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Three new DEQ panels created under new bills

December 5, 2017

Article courtesy of MIRS News Service

Three new business-supported oversight panels would be created within the Department of Environmental Quality (DEQ) under legislation considered Wednesday by a Senate committee.

One 12-member committee would review any DEQ rule change proposal. Another 15-member committee would create a permit appeal process for rejected DEQ permits. And the third would be a science advisory board that would give the Governor advice on specific issues.

The Senate Natural Resources Committee heard Wednesday afternoon from representatives of the Michigan Farm Bureau, Michigan Chamber of Commerce and the Michigan Manufacturers Association on how these panels would increase “stakeholder engagement” in a process that can be adversarial, they said.

Matt Smego of the Michigan Farm Bureau testified that the bills would increase transparency through processes that either existed in Michigan or other states.

“Our members believe that Michigan’s regulatory structure must foster economic growth by providing policy makers with a clear understanding of the impact of regulations on business before supporting new ones,” Smego said.

Former Gov. John Engler created the Environmental Science Advisory Board in 1992 to help navigate his administration through technical issues like those involving chlorine, according to MMA’s Andy Such. It tackled 18 issues before former Gov. Jennifer Granholm dissolved the body.

SB 0654, sponsored by Sen. Dave Robertson (R-Grand Blanc), would cement the Science Board in to statute.

The permit appeals board came from the Farm Bureau and concerns from farmers that the DEQ wasn’t taking specific scientific information into account when turning down development permits, among other things, Smego said.

SB 0653, sponsored by Sen. Darwin Booher (R-Evart), would create the Permit Appeal Panel that would include a professional geologist or someone with a similar background. It would also include someone educated in air or water science.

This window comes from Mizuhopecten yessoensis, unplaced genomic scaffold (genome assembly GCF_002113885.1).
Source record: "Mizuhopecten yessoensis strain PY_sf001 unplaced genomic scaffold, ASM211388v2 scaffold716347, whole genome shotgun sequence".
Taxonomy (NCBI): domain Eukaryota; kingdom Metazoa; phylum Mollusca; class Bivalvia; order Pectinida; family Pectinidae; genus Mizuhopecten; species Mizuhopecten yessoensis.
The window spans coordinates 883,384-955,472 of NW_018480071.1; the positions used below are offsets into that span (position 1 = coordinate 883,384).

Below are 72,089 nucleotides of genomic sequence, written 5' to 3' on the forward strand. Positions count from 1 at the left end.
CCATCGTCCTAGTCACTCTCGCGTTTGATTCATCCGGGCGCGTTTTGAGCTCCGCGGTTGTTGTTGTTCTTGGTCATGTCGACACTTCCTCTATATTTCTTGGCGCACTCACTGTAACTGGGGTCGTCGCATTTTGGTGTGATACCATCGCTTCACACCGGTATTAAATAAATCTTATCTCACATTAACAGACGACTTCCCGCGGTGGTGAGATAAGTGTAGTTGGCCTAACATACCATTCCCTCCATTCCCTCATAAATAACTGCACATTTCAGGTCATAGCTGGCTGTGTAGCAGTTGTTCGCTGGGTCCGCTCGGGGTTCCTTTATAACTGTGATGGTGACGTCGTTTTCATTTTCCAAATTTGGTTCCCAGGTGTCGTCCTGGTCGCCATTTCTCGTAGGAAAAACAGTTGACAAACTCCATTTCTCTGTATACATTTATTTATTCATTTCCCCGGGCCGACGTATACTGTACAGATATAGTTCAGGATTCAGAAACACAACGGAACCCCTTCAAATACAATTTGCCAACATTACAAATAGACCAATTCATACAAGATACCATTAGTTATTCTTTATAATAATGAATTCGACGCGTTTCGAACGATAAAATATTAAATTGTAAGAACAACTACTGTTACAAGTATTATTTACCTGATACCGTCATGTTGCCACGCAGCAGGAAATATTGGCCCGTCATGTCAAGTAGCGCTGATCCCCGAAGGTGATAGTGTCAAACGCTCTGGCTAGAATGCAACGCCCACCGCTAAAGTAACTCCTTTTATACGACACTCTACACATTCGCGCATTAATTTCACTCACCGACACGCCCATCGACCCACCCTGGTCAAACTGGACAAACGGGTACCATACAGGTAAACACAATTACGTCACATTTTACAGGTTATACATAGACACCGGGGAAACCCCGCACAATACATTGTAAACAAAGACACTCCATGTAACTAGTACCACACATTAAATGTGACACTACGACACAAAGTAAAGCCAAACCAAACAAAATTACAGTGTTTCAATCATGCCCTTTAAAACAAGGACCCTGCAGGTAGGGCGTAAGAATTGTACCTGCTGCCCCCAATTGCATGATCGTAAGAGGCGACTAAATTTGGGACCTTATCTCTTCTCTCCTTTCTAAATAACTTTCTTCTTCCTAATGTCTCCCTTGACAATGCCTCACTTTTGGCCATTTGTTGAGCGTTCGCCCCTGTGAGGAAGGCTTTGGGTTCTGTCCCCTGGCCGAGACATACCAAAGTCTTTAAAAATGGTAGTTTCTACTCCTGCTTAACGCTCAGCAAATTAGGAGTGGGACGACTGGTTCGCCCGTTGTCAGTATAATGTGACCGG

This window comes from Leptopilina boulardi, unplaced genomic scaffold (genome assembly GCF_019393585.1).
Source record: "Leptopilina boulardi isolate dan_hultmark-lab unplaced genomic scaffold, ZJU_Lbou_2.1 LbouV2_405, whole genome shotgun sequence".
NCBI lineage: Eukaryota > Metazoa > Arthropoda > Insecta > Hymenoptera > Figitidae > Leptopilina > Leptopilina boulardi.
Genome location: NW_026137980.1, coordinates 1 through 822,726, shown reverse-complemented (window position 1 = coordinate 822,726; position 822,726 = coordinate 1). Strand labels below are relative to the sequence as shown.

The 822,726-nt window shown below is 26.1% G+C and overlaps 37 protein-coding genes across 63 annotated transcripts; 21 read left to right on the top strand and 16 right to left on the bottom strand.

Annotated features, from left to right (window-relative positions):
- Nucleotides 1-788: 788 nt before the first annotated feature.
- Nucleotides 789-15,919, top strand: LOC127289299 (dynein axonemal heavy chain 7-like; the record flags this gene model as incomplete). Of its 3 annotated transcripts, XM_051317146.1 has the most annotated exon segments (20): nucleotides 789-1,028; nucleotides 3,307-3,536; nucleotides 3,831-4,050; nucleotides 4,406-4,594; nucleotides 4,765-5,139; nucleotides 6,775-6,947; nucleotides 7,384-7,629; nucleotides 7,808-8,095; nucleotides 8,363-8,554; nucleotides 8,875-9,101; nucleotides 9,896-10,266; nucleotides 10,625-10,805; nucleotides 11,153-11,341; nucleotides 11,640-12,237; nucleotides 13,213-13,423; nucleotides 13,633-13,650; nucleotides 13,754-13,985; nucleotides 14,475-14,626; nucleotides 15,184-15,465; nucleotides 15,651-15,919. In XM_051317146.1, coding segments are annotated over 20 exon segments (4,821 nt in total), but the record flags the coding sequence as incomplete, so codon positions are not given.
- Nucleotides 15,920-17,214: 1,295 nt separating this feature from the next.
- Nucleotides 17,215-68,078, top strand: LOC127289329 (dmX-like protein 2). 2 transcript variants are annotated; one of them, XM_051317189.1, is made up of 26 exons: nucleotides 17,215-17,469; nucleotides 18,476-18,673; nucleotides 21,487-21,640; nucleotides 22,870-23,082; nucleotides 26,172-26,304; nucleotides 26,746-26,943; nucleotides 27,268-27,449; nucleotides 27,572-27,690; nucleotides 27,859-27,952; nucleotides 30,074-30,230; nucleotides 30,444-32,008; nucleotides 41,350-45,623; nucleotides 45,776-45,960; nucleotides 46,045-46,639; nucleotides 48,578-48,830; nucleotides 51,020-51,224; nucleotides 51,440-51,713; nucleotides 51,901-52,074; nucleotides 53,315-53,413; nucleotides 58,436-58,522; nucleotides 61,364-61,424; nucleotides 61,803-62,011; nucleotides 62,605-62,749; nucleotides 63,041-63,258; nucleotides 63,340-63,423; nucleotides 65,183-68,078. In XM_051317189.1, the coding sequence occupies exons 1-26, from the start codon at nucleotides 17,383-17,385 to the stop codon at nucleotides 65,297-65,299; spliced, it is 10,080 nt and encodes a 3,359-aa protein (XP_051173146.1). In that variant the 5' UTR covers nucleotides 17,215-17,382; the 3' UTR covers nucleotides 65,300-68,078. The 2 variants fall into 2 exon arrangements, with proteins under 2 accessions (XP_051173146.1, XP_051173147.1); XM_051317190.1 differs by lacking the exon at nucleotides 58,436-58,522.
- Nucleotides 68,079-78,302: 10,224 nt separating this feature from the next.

And SB 0652, sponsored by Sen. Tom Casperson (R-Escanaba), creates the oversight board for DEQ rules, which was pushed by the state Chamber and modeled after a similar board in Indiana. It comes after a current “problematic process that has created more division than agreement between the DEQ and stakeholders,” said the Chamber’s Jason Geer.

“If the process remains in place long-term, it will only lead to a more challenging regulatory environment,” Geer said.

James Clift of the Michigan Environmental Council (MEC) wasn’t buying any of it. He expressed concerns about delegating power to industries or people who have a “directly private financial interest in the outcome.”

If industry were able to clog up a needed rule or policy change, it would be more prone to “ignore the impacts on residents,” Clift said.

Shifting accountability to an unelected board of gubernatorial appointees could result in increased litigation and would “undermine our current structure of government.”

“Let’s not put the fox in charge of the henhouse,” Clift said.

However, the bills were supported by the local chambers, landfill management, DTE and the gas/oil lobby, among other industry leaders.

Casperson, chair of the Senate Natural Resources Committee, said he was only taking testimony on the bills Wednesday.

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